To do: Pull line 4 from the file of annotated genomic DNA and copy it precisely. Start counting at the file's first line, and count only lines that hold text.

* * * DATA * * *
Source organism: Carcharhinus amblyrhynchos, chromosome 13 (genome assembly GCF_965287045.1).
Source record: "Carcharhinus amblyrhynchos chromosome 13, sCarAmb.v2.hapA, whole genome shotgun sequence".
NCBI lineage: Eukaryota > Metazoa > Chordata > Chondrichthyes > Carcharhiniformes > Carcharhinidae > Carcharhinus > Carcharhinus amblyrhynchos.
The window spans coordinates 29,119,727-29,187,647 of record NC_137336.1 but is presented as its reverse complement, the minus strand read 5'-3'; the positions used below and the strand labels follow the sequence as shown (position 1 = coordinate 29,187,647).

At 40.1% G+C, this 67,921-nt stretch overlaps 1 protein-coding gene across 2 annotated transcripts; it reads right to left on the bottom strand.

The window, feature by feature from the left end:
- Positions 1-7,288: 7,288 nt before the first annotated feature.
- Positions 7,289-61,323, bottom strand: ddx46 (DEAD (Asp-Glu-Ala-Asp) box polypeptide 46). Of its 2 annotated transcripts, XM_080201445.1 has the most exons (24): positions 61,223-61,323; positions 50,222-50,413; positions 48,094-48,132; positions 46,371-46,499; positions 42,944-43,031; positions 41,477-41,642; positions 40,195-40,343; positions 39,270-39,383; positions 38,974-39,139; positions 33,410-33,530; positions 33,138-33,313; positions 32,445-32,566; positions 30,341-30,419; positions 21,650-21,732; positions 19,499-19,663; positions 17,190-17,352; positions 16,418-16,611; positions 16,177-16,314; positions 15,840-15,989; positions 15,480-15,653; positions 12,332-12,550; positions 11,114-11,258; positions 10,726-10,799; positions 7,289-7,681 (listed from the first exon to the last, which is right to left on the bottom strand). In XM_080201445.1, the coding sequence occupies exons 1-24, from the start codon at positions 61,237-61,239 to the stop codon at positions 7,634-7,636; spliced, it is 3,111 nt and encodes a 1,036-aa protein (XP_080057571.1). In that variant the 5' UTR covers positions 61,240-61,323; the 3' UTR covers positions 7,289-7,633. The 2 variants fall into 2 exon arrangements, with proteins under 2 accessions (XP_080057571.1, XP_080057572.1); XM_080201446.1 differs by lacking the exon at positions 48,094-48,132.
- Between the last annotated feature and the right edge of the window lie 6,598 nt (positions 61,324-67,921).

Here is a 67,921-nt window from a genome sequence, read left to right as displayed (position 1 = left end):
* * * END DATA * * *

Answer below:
The window spans coordinates 29,119,727-29,187,647 of record NC_137336.1 but is presented as its reverse complement, the minus strand read 5'-3'; the positions used below and the strand labels follow the sequence as shown (position 1 = coordinate 29,187,647).